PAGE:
The 5 Best Books For the Time-Pressed Entrepreneur in 2017

The 5 Best Books For the Time-Pressed Entrepreneur in 2017 | Which Book Should I Read?

Article published on January 28, 2017

Whether you’re a business owner, aspiring entrepreneur or attempting to claw your way up the corporate ladder, you may not have much time on your hands. Cue this collection of easy—yet enlightening—reads that will help you along your journey to success. From philosophical insight to actionable tips, you’ll be primed to take the next stage of your career in stride.

How to Win Friends and Influence People

Author: Dale Carnegie

How to Win Friends and Influence People | Which Book Should I Read? Arguably, the most important skill you can have in business is knowing how to deal with people. How to Win Friends and Influence People teaches you just that. Dale Carnegie’s principles have endured since 1937, when the book was first published and instantly became popular. His belief is that 85% of financial success is the ability to express ideas, to assume leadership, and to arouse enthusiasm in others—and the way to do that is to make people feel respected, appreciated, and that they matter. This is also helpful in getting others do what you want or come around to your way of thinking, without making them feel manipulated or patronized. Since this book is all business, we’ll give it to you in numbers: you’ll learn the six ways to make people like you, the twelve ways to get people to your way of thinking, and the nine ways to change people without inspiring ill feelings.

The Good

  • This book helps teach the ability to understand other viewpoints in various situations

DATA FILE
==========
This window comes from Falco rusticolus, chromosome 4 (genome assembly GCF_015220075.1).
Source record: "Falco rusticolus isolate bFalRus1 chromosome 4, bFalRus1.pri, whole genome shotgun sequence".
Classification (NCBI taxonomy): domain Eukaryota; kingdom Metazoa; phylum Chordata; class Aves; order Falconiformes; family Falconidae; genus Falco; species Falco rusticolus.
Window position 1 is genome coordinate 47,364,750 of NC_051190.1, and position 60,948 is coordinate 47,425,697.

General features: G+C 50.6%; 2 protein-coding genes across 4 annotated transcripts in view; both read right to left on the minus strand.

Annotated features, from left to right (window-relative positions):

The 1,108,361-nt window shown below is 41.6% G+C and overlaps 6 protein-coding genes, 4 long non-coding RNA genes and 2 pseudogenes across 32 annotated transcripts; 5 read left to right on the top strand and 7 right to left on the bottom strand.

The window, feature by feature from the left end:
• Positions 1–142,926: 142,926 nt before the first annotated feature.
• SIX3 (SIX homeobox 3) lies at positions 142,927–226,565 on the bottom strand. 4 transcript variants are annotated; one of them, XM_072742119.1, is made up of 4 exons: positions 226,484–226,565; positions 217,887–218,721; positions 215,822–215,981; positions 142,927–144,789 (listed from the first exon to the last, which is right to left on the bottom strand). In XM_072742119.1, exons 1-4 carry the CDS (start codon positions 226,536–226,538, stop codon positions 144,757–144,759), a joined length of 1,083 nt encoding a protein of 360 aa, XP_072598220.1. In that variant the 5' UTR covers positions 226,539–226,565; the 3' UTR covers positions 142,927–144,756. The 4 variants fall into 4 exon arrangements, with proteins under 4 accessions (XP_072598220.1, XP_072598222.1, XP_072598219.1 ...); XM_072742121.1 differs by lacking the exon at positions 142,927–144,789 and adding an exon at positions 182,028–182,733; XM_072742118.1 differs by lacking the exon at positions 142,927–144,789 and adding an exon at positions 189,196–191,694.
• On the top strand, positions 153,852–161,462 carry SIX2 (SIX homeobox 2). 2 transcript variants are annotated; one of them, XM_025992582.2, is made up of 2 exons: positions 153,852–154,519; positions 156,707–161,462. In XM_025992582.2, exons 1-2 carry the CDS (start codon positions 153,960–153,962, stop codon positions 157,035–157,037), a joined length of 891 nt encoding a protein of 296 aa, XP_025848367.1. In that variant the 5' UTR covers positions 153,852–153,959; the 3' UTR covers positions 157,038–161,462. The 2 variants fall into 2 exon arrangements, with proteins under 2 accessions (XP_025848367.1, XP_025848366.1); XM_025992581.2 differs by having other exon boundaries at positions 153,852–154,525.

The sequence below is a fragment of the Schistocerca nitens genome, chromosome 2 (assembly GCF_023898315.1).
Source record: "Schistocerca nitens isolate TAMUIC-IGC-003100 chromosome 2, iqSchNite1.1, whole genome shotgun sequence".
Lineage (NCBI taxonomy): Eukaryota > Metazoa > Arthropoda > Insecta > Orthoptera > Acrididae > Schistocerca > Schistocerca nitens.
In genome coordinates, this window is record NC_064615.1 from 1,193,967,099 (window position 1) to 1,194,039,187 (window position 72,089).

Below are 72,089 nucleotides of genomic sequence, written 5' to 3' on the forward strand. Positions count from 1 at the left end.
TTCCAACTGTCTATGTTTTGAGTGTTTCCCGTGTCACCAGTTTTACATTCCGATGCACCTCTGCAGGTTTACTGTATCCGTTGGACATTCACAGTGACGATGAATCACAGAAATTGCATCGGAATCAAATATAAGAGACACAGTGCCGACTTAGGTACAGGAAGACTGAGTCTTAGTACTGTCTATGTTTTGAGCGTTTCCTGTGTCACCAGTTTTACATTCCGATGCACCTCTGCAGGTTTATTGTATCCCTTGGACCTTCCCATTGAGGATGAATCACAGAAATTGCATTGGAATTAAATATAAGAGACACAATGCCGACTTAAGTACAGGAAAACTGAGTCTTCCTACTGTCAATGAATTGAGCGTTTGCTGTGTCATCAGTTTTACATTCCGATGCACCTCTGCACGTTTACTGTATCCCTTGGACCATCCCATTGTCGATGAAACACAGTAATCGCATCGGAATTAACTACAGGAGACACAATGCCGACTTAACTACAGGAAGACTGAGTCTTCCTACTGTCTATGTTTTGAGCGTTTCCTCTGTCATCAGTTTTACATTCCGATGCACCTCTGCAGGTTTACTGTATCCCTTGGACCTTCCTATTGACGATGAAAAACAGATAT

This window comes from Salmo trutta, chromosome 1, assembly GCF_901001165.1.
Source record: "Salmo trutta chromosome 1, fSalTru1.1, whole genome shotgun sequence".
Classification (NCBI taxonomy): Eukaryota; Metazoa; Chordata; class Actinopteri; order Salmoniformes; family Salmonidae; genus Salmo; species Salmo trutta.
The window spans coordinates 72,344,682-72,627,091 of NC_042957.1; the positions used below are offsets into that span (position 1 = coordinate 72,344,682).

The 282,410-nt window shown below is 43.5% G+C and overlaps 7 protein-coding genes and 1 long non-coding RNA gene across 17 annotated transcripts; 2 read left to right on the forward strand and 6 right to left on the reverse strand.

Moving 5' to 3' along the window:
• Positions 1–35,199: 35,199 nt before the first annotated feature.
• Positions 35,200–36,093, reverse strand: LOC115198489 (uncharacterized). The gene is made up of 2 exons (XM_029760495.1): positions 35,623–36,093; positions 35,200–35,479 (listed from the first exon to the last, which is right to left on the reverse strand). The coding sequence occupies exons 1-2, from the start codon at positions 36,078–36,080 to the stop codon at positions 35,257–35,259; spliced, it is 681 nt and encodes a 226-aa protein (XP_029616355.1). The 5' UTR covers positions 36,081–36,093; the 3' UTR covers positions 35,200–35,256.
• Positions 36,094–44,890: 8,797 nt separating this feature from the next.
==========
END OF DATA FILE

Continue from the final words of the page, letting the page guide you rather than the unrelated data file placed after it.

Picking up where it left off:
• Carnegie provides the foundation for developing skills to understand others
  • Carnegie supports every idea or principle with a story from his life, where the principle was proven effective
  • Several of these methods can be very powerful

The Bad

  • Most of Carnegie’s success stories feature people in power, who are trying to gain insight to and elicit good behavior from their employees
  • This book can feel repetitive at times

What Got You Here Won't Get You There

Author: Marshall Goldsmith

What Got You Here Won't Get You There | Which Book Should I Read? Author Marshall Goldsmith is an global executive leadership coach, who gets paid $250,000 for one-on-one coaching sessions. In this inspired book, he addresses the question: “What is the most common problem faced by the executives that you coach?” He provides insight into the viewpoints of global leaders and the habits he believes prevents them from getting to the top, as well as the approach to tackling 20 common “bad habits” found in corporate environments. So if you’ve found that you worked hard and long hours for years to reach the top, yet haven’t been able to climb the last few steps to upper management, this book will show you the small “transactional flaws” that can be preventing you from moving forward. If there’s one takeaway, it’s that you should always be willing to grow and evolve, no matter what stage of your career path you’re in.

The Good

  • This book is done in a unique style—a graphic novel—and is easy to absorb
  • Goldsmith has wonderful and practical approaches that can easily help you become more successful
  • This is a condensed version from the original

The Bad

  • If you don't like illustrations, it may feel a bit juvenile

Smartcuts

Author: Shane Snow

Smartcuts | Which Book Should I Read? Smartcuts should be every executive’s—and company’s—best friend, and embodies the mantra, “dare to work differently.” Snow tells us to do away with conventional thinking, revealing the truth in paradoxical thinking, like “it’s easier to build a bigger business than a smaller one.” The foundations of his ideas stem from innovators in every era and industry, and their way of “lateral thinking.” In this jaw-dropping book, Snow shows us that we can also find more straightforward paths to success by implementing these “smartcuts” in our lives and work.